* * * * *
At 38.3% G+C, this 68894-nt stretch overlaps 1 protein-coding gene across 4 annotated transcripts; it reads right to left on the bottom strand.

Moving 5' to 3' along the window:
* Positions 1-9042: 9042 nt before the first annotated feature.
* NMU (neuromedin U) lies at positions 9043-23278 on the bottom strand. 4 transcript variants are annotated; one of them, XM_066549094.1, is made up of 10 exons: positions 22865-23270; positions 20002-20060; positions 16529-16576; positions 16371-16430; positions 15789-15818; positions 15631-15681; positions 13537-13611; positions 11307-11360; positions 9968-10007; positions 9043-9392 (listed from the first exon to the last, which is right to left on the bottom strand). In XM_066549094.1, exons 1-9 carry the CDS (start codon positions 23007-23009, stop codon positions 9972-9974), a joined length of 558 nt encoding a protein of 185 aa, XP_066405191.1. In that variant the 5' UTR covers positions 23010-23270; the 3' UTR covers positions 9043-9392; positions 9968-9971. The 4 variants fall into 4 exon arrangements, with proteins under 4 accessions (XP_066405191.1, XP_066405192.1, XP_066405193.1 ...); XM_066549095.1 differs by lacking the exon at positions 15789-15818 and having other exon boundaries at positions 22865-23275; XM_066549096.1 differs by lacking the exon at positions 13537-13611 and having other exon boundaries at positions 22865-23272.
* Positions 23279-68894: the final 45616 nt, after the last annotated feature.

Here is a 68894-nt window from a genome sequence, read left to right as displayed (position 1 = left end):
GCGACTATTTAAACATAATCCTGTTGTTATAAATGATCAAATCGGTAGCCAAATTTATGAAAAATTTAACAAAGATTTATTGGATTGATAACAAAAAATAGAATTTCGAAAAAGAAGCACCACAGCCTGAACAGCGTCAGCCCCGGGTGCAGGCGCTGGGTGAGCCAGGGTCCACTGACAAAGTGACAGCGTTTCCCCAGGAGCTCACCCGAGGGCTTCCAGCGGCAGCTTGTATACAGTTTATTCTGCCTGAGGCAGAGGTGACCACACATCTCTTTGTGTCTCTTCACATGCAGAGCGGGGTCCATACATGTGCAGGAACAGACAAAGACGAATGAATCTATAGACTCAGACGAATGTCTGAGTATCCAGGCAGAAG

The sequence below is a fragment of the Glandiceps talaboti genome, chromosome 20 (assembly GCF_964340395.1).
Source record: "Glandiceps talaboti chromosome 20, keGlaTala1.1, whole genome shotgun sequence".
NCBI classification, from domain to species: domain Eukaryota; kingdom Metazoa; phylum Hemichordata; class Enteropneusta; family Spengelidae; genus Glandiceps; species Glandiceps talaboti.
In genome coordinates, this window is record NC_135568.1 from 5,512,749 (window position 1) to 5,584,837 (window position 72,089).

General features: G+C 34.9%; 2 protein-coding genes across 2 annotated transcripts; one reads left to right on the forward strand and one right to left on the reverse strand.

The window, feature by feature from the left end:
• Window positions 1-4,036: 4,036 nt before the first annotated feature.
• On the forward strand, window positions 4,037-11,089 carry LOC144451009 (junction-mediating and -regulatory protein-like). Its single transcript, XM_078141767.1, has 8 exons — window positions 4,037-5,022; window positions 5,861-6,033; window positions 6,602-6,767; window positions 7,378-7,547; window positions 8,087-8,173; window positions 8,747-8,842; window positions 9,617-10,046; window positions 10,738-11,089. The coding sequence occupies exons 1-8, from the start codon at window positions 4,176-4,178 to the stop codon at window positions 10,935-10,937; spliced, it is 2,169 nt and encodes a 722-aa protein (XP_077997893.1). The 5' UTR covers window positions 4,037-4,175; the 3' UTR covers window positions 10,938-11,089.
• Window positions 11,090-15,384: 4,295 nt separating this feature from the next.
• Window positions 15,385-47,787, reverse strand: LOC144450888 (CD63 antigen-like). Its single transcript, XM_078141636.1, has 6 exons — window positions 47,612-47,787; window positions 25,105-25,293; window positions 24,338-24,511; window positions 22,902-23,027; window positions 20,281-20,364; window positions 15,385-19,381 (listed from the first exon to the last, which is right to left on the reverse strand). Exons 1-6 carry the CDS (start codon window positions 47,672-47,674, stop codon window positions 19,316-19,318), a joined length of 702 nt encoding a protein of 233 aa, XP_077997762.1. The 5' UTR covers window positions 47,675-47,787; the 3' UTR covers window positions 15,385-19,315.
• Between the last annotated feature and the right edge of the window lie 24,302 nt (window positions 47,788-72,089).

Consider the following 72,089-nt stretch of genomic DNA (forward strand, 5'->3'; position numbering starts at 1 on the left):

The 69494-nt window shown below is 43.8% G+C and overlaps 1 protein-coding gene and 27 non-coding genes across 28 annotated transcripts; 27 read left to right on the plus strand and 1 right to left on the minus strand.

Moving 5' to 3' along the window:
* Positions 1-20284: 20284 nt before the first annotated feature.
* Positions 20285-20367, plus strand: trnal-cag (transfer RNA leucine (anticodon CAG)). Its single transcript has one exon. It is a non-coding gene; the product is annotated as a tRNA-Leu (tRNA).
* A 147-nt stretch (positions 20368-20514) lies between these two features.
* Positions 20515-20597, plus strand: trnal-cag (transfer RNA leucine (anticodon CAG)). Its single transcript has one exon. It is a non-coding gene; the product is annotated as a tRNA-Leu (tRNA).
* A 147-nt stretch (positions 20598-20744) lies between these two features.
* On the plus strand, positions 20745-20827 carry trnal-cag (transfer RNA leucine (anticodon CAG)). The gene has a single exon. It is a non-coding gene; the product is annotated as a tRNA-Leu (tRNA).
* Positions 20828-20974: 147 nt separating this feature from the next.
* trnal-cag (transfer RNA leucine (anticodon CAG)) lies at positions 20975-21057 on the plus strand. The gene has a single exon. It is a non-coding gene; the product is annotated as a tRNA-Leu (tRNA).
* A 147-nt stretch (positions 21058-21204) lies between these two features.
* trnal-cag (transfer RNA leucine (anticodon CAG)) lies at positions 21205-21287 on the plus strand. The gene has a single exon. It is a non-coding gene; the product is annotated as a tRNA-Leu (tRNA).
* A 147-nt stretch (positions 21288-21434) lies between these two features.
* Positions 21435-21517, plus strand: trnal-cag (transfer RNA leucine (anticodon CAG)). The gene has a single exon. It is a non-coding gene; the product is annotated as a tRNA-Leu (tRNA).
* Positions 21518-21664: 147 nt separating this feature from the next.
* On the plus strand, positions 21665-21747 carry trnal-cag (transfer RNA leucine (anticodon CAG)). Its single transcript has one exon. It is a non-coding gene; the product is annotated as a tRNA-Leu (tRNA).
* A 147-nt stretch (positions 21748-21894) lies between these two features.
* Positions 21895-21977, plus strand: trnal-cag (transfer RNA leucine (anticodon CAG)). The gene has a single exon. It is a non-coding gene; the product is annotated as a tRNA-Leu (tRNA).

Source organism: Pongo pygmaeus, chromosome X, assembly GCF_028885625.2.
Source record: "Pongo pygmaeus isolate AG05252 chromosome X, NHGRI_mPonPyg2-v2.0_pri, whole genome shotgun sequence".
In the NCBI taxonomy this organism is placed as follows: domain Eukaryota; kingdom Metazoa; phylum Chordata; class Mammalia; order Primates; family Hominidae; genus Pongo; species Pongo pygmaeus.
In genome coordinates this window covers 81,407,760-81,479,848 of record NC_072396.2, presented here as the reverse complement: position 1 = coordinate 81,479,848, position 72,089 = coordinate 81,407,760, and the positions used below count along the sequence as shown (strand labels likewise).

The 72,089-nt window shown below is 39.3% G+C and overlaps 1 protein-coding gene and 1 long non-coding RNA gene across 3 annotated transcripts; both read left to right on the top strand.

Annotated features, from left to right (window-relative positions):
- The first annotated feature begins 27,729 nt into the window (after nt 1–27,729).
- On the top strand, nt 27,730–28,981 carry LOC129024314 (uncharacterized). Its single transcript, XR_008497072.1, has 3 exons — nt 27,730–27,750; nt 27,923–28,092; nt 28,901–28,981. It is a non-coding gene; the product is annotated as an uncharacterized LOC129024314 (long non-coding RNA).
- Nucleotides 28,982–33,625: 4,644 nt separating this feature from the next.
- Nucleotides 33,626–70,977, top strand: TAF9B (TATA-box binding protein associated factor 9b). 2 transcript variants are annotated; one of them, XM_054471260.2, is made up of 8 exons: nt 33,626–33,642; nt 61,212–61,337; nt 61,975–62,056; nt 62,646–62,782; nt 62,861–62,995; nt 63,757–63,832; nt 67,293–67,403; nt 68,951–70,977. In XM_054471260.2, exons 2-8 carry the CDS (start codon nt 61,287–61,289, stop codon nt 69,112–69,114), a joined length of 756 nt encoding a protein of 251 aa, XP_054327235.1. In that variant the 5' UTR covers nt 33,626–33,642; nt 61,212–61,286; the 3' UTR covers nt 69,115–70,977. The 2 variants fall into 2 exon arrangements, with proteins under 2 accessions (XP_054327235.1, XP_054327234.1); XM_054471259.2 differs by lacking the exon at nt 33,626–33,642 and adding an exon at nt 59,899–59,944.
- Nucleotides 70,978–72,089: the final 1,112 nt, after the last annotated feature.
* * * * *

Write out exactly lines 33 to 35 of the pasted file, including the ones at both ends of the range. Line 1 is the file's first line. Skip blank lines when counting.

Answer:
* Positions 21435-21517, plus strand: trnal-cag (transfer RNA leucine (anticodon CAG)). The gene has a single exon. It is a non-coding gene; the product is annotated as a tRNA-Leu (tRNA).
* Positions 21518-21664: 147 nt separating this feature from the next.
* On the plus strand, positions 21665-21747 carry trnal-cag (transfer RNA leucine (anticodon CAG)). Its single transcript has one exon. It is a non-coding gene; the product is annotated as a tRNA-Leu (tRNA).